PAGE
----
Monday, August 31, 2009

Big League Chu

Yesterday, a friend of mine lent me a comic book called Chew; authored by John Layman, illustrated by Rob Guillory. Usually, I am not one for comics or graphic novels -- or at least I haven't given them much notice. However, I was instantly hooked by this one. My friend guessed correctly that this would be right up my alley. A summary:

Tony Chu is cibopathic; which is to say that he receives psychic impressions from anything that he takes a bite out of. Whether that be a bite out of an apple, wherein he can sense what tree it came from and what pesticides were used; or a bite out of a hamburger, from which he can tell how badly the cow was treated. Oddly enough, beets are the only thing that he doesn't get a psychic feeling from. The stress associated with his superpower causes him to eat lots of beet salads.

He is also a cop. And in his deranged commitment to justice, he resorts to cannibalizing perpetrators in order to receive psychic answers to their crimes. Would a McGruff the crime dog joke be too obvious here?

A pandemic of bird flu has caused the U.S. government to outright ban poultry sale and consumption. This, inevitably, has created a black market for chicken, and has led to the creation of underground restaurants, or "chicken speakeasies." It has also led to the F.D.A.'s rise to power, which has eclipsed law enforcement to become the most powerful agency in the country, with complete jurisdiction over all black market matters.

Savoy, a leading F.D.A. agent, who is also cibopathic, recruits Tony Chu because of his special talent (there are only three known cibopaths in the world) and assigns him to a special crimes unit of the F.D.A. Tony Chu now takes bites out of forensic evidence, like decomposed fingers, in order to solve murder mysteries. And that's about as far as I've come.

Obviously, The Dead Zone comes to mind, as well as the movie Strange Days, mainly for its similar dystopian atmosphere and black market theme. I say dystopian, but Chew more mirrors contemporary society rather than projects the future degrading of a society (inextricably linked with the dystopian genre, I feel). In Chew, there is mass distrust of the government and its intentions behind the poultry ban, and those who speak out against it are dealt with in various ways. In one case, Tony Chu's brother Chow Chu, a celebrity cooking show chef, abruptly speaks out against the ban on his show and is subsequently suspended, while the network is fined the largest cable network fine in history by the F.C.C. (under the advisement of the F.D.A). In another, Tony Chu himself threatens a Poultfree chicken shack employee with the removal of his family if he doesn't cooperate. The threat is ever-present, and the citizens are being watched. I'm sure there are many parallels to draw here; this isn't all in Mr. Layman's imagination.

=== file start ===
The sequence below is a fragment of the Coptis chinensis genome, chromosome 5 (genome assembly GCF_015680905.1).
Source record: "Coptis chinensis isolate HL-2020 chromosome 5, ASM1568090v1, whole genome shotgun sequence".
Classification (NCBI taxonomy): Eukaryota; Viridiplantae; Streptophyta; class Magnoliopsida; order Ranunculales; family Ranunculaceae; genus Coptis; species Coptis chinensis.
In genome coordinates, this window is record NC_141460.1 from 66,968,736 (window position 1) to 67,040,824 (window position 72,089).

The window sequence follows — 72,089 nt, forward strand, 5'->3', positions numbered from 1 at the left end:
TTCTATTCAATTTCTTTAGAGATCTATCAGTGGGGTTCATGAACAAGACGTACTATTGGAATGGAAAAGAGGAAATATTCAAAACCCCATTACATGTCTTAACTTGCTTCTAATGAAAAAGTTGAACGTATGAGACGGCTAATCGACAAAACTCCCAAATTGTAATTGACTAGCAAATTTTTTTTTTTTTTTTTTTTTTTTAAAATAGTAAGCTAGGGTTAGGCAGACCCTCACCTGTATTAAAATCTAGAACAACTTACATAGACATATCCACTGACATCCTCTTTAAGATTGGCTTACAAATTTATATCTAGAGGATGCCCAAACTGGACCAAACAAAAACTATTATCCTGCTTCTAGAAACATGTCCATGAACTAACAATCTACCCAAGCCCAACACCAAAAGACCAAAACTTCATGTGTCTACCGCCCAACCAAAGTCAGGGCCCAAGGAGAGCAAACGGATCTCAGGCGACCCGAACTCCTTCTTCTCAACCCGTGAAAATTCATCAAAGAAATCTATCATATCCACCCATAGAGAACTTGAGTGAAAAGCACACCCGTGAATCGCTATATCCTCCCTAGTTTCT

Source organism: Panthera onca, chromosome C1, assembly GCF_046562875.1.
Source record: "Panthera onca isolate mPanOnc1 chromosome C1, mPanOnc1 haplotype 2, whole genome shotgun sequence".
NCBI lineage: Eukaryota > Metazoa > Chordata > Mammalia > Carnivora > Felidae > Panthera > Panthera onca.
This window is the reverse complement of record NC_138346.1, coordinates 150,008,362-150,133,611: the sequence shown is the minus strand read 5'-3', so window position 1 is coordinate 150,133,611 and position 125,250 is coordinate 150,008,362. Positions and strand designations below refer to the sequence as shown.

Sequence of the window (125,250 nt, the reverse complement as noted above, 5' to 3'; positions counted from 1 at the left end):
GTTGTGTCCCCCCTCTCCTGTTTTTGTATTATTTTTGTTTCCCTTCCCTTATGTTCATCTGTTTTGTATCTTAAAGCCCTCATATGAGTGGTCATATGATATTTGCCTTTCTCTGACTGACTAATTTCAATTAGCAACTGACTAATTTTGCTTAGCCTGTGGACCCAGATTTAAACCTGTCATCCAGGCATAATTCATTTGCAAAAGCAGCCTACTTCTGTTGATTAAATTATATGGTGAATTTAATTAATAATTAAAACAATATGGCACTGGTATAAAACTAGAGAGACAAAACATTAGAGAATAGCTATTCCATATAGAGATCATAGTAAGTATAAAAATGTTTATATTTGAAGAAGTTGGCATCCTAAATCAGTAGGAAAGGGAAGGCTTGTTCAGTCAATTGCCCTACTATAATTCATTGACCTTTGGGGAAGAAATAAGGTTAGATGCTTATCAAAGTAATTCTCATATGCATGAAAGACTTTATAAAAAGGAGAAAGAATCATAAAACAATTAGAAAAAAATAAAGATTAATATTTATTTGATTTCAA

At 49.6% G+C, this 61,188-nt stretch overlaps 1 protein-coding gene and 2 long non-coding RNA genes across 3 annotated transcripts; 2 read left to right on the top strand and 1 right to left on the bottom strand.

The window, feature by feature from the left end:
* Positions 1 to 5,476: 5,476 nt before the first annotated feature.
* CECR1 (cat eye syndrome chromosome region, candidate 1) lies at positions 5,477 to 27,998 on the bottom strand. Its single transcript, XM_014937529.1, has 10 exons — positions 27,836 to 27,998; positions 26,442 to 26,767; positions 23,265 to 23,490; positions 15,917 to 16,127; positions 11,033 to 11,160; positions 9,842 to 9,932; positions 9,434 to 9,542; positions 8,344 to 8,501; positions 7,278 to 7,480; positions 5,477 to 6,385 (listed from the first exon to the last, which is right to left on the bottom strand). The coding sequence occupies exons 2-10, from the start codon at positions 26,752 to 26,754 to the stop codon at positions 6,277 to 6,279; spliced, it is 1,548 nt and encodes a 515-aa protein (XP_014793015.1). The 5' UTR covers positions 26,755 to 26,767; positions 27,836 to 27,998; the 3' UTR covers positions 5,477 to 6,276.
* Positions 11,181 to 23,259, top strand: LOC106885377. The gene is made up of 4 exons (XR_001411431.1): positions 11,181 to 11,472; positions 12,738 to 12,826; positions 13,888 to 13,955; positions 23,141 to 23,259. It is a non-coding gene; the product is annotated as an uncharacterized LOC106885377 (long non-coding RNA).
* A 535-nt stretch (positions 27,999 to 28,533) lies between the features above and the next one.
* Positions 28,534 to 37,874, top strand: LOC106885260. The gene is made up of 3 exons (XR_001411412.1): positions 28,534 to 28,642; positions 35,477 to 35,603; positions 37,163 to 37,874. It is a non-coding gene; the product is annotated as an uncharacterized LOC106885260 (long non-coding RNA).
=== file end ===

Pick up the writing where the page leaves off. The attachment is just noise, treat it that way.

Anyhow, just thought I would share. I've read the first two episodes, and I'm about to read the third. I would comment on the illustrations, but I have nothing to really compare them to. Like I said, I don't normally read comics, so I don't know one artist's style from the next.

My friend also lent me the Art Spiegelman graphic novel Maus. I'll review that one soon too.

2 comments:

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  2. Thank you for the comment. I was encouraged by a few of my friends to start bloggin' and its turning out to be a pretty cool thing. How bout you, do you write?

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